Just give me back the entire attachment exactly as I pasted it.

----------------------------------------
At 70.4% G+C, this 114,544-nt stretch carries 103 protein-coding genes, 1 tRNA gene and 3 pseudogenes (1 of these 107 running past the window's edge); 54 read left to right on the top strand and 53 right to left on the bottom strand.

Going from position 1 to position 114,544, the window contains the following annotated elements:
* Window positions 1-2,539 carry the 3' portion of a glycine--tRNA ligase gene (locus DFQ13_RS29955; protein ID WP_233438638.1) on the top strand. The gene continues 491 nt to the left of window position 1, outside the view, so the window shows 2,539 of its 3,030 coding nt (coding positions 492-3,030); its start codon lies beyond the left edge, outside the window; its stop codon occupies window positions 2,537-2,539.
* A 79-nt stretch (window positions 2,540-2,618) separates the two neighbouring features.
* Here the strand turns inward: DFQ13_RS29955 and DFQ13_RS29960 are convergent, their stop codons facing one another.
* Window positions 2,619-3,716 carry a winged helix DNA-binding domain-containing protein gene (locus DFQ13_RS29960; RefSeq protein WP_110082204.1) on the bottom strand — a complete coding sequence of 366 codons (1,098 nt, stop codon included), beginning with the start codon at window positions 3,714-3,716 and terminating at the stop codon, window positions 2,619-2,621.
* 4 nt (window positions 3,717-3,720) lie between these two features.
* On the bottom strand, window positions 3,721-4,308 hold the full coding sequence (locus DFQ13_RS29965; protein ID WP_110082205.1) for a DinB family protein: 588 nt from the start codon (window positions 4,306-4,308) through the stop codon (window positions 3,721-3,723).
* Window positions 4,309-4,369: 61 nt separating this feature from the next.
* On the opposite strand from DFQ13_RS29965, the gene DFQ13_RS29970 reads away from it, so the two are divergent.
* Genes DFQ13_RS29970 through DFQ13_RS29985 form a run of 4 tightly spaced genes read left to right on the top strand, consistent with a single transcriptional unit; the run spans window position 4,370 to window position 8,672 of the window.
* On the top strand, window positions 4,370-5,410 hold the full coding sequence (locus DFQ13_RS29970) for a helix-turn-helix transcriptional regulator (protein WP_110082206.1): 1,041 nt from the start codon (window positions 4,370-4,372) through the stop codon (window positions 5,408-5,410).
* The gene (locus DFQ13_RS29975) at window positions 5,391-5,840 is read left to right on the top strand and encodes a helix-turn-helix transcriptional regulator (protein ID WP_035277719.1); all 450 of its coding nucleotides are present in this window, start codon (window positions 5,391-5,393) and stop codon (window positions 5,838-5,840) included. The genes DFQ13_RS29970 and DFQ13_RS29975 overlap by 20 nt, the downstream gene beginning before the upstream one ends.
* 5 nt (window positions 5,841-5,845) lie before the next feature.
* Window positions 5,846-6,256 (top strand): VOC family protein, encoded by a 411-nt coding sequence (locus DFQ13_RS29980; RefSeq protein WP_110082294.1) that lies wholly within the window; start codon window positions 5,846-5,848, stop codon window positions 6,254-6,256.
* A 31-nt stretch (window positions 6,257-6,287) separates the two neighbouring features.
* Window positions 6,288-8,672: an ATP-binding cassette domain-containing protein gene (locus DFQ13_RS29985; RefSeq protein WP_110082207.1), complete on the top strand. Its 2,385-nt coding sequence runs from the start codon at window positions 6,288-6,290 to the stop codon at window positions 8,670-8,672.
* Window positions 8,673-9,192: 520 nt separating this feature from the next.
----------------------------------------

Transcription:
At 70.4% G+C, this 114,544-nt stretch carries 103 protein-coding genes, 1 tRNA gene and 3 pseudogenes (1 of these 107 running past the window's edge); 54 read left to right on the top strand and 53 right to left on the bottom strand.

Going from position 1 to position 114,544, the window contains the following annotated elements:
* Window positions 1-2,539 carry the 3' portion of a glycine--tRNA ligase gene (locus DFQ13_RS29955; protein ID WP_233438638.1) on the top strand. The gene continues 491 nt to the left of window position 1, outside the view, so the window shows 2,539 of its 3,030 coding nt (coding positions 492-3,030); its start codon lies beyond the left edge, outside the window; its stop codon occupies window positions 2,537-2,539.
* A 79-nt stretch (window positions 2,540-2,618) separates the two neighbouring features.
* Here the strand turns inward: DFQ13_RS29955 and DFQ13_RS29960 are convergent, their stop codons facing one another.
* Window positions 2,619-3,716 carry a winged helix DNA-binding domain-containing protein gene (locus DFQ13_RS29960; RefSeq protein WP_110082204.1) on the bottom strand — a complete coding sequence of 366 codons (1,098 nt, stop codon included), beginning with the start codon at window positions 3,714-3,716 and terminating at the stop codon, window positions 2,619-2,621.
* 4 nt (window positions 3,717-3,720) lie between these two features.
* On the bottom strand, window positions 3,721-4,308 hold the full coding sequence (locus DFQ13_RS29965; protein ID WP_110082205.1) for a DinB family protein: 588 nt from the start codon (window positions 4,306-4,308) through the stop codon (window positions 3,721-3,723).
* Window positions 4,309-4,369: 61 nt separating this feature from the next.
* On the opposite strand from DFQ13_RS29965, the gene DFQ13_RS29970 reads away from it, so the two are divergent.
* Genes DFQ13_RS29970 through DFQ13_RS29985 form a run of 4 tightly spaced genes read left to right on the top strand, consistent with a single transcriptional unit; the run spans window position 4,370 to window position 8,672 of the window.
* On the top strand, window positions 4,370-5,410 hold the full coding sequence (locus DFQ13_RS29970) for a helix-turn-helix transcriptional regulator (protein WP_110082206.1): 1,041 nt from the start codon (window positions 4,370-4,372) through the stop codon (window positions 5,408-5,410).
* The gene (locus DFQ13_RS29975) at window positions 5,391-5,840 is read left to right on the top strand and encodes a helix-turn-helix transcriptional regulator (protein ID WP_035277719.1); all 450 of its coding nucleotides are present in this window, start codon (window positions 5,391-5,393) and stop codon (window positions 5,838-5,840) included. The genes DFQ13_RS29970 and DFQ13_RS29975 overlap by 20 nt, the downstream gene beginning before the upstream one ends.
* 5 nt (window positions 5,841-5,845) lie before the next feature.
* Window positions 5,846-6,256 (top strand): VOC family protein, encoded by a 411-nt coding sequence (locus DFQ13_RS29980; RefSeq protein WP_110082294.1) that lies wholly within the window; start codon window positions 5,846-5,848, stop codon window positions 6,254-6,256.
* A 31-nt stretch (window positions 6,257-6,287) separates the two neighbouring features.
* Window positions 6,288-8,672: an ATP-binding cassette domain-containing protein gene (locus DFQ13_RS29985; RefSeq protein WP_110082207.1), complete on the top strand. Its 2,385-nt coding sequence runs from the start codon at window positions 6,288-6,290 to the stop codon at window positions 8,670-8,672.
* Window positions 8,673-9,192: 520 nt separating this feature from the next.